Founding Feminists is FMF’s daily herstory column.
After fifty-five National American Woman Suffrage Association convention delegates vowed to stay in Washington, D.C., all Winter if that was what needed to be done in order to meet with President Wilson, he has finally agreed to receive a N.A.W.S.A. deputation at 1 p.m. on the day after tomorrow, at the White House. It will consist of the entire National Board and one representative from each of the 48 States. They will try to get a definite public statement from the President regarding his views on woman suffrage, and hopefully some help in lobbying the Susan B. Anthony Amendment through Congress. It would assure women equal voting rights with men nationwide if then ratified by 36 States. Among the suffragists representing their States will be Jeannette Rankin of Montana, and Katharine Houghton Hepburn of Connecticut.
In another major development, Alice Paul has split from N.A.W.S.A. Earlier today she was given an ultimatum from the National Board: She could either continue to lead N.A.W.S.A.’s Congressional Committee, or her Congressional Union for Woman Suffrage, but not both, as she has been doing. She refused to give up her work with the Congressional Union, and now both she and Lucy Burns will be devoting all their time to the more militant Union and working solely for passage and ratification of the Anthony Amendment.
In other suffrage news, Helen Todd attended a speech by Secretary of State William Jennings Bryan earlier this evening, and after hearing him go on for a while about the virtues of popular government, rose and called out: “And how about popular government for women, Mr. Secretary?” Bryan then replied: “Madam, in your work you doubtless have followed your judgment and conscience. In my work I have followed mine.” He then immediately left the hall.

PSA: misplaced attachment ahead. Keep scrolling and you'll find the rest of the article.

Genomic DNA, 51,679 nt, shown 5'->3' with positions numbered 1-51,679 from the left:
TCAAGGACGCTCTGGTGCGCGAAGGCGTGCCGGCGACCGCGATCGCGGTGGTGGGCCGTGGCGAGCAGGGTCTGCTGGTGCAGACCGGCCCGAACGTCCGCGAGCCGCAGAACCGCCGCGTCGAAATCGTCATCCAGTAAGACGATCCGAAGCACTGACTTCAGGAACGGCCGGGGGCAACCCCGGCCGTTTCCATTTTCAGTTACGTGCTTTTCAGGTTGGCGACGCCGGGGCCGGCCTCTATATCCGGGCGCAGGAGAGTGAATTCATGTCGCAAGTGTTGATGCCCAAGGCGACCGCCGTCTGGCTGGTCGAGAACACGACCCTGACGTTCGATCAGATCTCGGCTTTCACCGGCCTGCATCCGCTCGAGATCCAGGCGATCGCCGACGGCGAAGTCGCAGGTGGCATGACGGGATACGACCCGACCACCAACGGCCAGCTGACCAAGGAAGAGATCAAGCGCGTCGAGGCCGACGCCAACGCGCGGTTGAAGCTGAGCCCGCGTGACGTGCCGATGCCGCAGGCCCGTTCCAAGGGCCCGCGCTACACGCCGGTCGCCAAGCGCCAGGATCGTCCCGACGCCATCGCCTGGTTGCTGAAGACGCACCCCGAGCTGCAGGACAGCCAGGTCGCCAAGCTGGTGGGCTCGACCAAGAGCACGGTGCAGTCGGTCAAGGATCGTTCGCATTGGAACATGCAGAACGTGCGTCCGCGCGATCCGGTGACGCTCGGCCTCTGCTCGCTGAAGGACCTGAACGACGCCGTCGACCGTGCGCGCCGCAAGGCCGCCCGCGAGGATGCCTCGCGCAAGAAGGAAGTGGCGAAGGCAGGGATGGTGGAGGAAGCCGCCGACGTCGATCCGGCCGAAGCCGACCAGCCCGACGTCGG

For those who may be interested in doing suffrage work of a less militant nature, it was announced today that a two-week “suffrage school” will be opened day after tomorrow in the Friends’ Meeting House, 1811 “I” Street, N.W., Washington, D.C. Among those who will be giving expert instruction on how to conduct suffrage work will be Rev. Anna Howard Shaw, newly re-elected President of the National American Woman Suffrage Association.
Though the annual N.A.W.S.A. convention is over, today was certainly as historic as any day of that week-long gathering. The fact that N.A.W.S.A. now has the power to demand – and receive – an audience with the President proves that woman suffrage has joined the ranks of other major movements in the country. And now that Alice Paul and Lucy Burns are totally free to pursue whatever tactics they feel are needed to put the Anthony Amendment in the Constitution, there can be no doubt that the future of the suffrage movement will be different from its past, and that victory is much closer today than it was just yesterday.
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